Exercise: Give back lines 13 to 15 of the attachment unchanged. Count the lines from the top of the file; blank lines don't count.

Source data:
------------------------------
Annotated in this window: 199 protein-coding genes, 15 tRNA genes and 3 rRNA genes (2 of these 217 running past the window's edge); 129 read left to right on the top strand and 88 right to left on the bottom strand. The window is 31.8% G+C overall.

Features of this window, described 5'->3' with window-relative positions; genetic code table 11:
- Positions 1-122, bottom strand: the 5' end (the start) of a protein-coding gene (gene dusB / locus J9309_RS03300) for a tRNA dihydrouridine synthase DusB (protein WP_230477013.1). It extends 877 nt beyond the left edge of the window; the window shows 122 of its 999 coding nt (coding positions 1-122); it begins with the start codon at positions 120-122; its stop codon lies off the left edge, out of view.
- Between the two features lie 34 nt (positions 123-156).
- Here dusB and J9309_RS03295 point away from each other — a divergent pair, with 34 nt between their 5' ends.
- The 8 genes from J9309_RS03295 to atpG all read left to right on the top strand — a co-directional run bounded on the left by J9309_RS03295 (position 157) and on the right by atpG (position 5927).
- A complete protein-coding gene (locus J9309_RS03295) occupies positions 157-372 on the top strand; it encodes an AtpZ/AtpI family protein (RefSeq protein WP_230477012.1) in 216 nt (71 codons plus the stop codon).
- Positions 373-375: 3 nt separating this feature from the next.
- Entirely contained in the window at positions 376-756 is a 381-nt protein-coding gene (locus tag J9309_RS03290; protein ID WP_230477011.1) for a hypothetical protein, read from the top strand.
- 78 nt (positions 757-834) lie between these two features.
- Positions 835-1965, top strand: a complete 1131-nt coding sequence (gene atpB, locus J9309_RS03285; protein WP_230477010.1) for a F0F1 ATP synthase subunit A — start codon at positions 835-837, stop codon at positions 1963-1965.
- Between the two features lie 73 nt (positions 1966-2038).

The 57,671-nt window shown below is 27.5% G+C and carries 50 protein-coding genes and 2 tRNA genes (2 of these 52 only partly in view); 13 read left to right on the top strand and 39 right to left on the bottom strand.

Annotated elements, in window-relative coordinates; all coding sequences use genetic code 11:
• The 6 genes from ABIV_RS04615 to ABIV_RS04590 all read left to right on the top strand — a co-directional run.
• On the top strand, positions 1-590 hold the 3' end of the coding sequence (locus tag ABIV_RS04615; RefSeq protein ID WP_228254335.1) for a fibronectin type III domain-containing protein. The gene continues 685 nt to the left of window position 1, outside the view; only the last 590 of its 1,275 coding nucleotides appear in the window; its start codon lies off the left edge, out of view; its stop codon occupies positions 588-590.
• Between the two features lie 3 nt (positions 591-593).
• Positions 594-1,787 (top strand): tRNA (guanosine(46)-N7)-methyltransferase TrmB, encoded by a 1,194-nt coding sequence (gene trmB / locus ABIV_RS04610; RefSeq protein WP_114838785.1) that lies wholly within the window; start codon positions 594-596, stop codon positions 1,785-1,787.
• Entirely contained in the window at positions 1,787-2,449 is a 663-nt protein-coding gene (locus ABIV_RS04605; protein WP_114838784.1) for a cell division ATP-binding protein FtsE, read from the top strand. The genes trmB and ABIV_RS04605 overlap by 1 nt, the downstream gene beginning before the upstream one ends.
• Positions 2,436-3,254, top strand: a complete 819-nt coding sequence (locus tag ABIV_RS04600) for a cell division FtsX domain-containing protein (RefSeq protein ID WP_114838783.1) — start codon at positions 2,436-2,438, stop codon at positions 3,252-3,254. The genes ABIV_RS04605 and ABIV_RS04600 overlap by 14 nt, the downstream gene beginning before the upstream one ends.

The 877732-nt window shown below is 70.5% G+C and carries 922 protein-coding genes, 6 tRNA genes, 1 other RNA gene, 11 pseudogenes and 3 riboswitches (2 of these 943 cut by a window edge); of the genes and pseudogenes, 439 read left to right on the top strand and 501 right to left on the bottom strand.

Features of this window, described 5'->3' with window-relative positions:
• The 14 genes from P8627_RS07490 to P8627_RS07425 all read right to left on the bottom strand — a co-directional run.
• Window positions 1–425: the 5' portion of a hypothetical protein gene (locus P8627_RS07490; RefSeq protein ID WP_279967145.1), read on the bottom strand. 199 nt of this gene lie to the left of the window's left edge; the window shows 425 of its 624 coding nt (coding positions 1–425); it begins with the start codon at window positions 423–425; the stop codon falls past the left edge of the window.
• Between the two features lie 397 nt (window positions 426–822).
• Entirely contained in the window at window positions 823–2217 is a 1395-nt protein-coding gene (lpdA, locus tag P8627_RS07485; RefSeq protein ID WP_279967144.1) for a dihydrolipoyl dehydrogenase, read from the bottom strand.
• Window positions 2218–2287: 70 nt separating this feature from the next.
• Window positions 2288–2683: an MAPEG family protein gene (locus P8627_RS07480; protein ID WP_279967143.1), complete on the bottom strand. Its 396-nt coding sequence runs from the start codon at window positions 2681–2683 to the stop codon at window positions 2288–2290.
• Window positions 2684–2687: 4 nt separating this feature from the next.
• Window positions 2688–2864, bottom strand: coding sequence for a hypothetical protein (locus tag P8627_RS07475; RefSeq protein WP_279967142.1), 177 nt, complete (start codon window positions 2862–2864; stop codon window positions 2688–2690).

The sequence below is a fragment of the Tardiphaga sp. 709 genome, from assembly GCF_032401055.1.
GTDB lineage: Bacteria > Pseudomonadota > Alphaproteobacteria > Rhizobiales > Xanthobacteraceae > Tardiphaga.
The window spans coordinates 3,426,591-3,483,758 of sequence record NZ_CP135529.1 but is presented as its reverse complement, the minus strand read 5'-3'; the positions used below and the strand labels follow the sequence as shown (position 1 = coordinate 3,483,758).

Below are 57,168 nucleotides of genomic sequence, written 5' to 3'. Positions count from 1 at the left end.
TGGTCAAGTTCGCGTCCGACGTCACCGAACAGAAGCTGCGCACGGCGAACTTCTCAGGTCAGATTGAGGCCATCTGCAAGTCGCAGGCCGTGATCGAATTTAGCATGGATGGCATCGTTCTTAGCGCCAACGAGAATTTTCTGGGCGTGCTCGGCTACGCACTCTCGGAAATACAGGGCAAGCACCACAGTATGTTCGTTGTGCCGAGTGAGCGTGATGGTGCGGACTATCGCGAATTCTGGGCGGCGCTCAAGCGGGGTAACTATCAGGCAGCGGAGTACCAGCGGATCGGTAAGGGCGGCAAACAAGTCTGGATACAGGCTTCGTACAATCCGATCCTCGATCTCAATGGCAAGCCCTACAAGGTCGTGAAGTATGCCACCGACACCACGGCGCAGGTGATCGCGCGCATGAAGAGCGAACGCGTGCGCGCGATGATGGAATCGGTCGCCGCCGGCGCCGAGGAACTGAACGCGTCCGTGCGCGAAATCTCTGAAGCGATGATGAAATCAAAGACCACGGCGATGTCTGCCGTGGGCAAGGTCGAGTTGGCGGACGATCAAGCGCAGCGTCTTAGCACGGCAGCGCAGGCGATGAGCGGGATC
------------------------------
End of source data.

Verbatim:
The 57,671-nt window shown below is 27.5% G+C and carries 50 protein-coding genes and 2 tRNA genes (2 of these 52 only partly in view); 13 read left to right on the top strand and 39 right to left on the bottom strand.

Annotated elements, in window-relative coordinates; all coding sequences use genetic code 11:
• The 6 genes from ABIV_RS04615 to ABIV_RS04590 all read left to right on the top strand — a co-directional run.